We set off on our tour about 30 minutes late, although part of the delay is caused because we can’t walk straight off the boat, because it’s a working port with lots of heavy plant moving around, so we have to take a shuttle bus around the port to the embarkation terminal—a distance of about 100 metres in a straight line, but which takes 5 minutes on the bus. We locate our correct tour bus and we’re off. Our guide for the day is Cristian, who does his best to whip up some enthusiasm in a very dull and sleepy crowd (although the couple that are wide awake could frankly do with a sleeping pill, as they keep asking dumb-ass questions, and are demanding the guide narrate everything we’re passing)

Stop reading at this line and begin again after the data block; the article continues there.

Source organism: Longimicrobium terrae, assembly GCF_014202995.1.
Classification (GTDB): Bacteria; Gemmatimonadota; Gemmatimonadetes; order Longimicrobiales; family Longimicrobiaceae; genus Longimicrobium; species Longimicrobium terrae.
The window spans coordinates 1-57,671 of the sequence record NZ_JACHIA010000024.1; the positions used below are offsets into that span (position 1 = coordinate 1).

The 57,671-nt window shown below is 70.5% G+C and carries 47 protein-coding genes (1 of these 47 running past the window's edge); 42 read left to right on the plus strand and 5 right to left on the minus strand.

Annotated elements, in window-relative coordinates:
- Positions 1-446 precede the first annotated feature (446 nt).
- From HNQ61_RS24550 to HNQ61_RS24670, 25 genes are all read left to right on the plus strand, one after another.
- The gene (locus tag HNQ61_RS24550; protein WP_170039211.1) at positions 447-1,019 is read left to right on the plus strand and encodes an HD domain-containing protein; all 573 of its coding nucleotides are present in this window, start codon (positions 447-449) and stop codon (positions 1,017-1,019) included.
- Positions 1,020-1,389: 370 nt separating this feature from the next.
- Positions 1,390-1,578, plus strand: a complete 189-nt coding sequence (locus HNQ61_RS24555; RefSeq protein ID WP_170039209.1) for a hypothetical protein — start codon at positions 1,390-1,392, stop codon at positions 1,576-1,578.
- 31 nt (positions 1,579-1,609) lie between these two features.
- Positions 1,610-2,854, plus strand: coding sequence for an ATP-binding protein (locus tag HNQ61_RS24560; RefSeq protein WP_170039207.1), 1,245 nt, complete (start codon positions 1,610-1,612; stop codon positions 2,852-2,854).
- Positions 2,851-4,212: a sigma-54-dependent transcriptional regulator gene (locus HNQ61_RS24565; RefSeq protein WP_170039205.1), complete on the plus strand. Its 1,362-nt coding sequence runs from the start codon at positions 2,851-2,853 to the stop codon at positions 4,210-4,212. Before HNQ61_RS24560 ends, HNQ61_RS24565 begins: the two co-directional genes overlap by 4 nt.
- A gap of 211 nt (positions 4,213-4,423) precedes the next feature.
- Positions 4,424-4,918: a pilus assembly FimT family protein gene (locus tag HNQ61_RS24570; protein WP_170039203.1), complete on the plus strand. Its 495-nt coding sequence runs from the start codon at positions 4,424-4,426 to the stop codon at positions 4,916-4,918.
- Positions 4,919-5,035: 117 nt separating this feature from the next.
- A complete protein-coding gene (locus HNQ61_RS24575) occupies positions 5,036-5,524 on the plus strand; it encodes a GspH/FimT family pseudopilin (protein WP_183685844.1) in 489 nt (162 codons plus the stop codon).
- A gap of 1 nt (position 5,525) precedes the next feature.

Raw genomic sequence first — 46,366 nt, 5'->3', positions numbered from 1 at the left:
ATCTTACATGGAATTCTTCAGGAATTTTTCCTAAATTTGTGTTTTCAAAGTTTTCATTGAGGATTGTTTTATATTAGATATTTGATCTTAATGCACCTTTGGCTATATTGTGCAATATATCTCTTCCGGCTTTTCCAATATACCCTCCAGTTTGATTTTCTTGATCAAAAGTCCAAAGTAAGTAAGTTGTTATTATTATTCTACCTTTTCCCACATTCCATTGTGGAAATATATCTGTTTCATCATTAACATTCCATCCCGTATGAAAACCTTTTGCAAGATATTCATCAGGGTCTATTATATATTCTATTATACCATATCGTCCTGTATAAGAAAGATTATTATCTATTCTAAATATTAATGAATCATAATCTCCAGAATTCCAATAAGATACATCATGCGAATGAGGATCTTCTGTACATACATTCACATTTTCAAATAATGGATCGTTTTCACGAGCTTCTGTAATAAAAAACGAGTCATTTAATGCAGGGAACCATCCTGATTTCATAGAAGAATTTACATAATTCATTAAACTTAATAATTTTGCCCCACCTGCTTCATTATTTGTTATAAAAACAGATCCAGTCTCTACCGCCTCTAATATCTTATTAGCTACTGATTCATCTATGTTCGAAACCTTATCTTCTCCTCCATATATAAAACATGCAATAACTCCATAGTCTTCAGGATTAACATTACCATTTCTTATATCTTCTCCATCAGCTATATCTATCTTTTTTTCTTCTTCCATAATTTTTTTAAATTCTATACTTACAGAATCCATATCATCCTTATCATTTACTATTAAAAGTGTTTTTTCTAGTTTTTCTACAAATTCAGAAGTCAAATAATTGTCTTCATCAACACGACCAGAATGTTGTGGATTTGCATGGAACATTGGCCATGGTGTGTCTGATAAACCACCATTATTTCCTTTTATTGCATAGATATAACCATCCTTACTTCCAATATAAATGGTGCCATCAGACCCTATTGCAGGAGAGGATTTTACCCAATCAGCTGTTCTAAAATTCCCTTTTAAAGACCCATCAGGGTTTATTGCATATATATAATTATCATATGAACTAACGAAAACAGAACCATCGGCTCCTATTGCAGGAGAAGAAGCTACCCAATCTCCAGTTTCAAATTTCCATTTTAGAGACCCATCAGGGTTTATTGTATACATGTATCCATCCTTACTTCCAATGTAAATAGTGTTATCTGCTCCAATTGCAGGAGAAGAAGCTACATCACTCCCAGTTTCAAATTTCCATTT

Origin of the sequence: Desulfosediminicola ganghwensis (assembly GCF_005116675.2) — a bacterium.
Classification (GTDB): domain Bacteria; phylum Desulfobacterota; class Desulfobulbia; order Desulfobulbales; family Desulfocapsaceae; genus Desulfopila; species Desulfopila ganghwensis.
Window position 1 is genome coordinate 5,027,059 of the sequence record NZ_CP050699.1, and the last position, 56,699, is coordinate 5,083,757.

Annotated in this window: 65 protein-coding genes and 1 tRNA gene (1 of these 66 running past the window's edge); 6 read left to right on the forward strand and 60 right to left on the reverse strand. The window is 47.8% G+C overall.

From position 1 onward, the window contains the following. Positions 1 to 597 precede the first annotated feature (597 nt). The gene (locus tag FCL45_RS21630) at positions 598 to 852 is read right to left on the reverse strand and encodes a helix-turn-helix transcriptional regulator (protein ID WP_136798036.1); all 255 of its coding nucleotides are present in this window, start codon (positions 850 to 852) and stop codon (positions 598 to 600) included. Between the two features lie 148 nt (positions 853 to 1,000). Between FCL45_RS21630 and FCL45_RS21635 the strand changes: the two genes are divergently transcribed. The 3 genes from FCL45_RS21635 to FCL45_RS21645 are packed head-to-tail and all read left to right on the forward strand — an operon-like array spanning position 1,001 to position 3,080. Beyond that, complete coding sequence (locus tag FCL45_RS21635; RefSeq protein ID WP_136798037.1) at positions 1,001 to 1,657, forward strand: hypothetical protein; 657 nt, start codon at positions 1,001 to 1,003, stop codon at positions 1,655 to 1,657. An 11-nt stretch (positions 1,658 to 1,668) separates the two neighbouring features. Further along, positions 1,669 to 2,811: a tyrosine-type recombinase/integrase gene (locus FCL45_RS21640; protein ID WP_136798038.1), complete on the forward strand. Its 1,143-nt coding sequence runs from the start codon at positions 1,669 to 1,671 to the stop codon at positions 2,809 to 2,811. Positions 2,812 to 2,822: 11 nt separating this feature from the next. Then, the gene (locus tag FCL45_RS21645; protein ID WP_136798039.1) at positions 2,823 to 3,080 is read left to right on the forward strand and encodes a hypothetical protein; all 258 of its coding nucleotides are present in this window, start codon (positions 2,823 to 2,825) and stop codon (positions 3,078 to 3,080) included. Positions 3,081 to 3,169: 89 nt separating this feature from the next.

After an hour, we arrive at Casas del Bosque winery. The cloud that was hanging over the port has vanished now, and I’m feeling distinctly overdressed. The vineyard is set in beautiful grounds, with agapanthuses lining every walkway. Our guide around the winery, Manu, is exceptionally knowledgeable and speaks flawless English. The tour itself is interesting, but having just had a vineyard tour recently, there’s quite an overlap, and if you’re not passionate about growing grapes, then it’s a little repetitive.

    The main event for most people is the wine tasting itself, held in the vast cool cellar. We start with a Sauvignon Blanc, which sits ill with my heartburn. The next two glasses are red, so I hastily empty my glass into Mum’s (I still hate red wine - a drink that looks like fruit juice yet tastes like bitterness and regret). I don’t think I’m cut out for wine tasting. Our guide asks us what our wine smells of. I suspect ‘wine’ wouldn’t be an acceptable answer...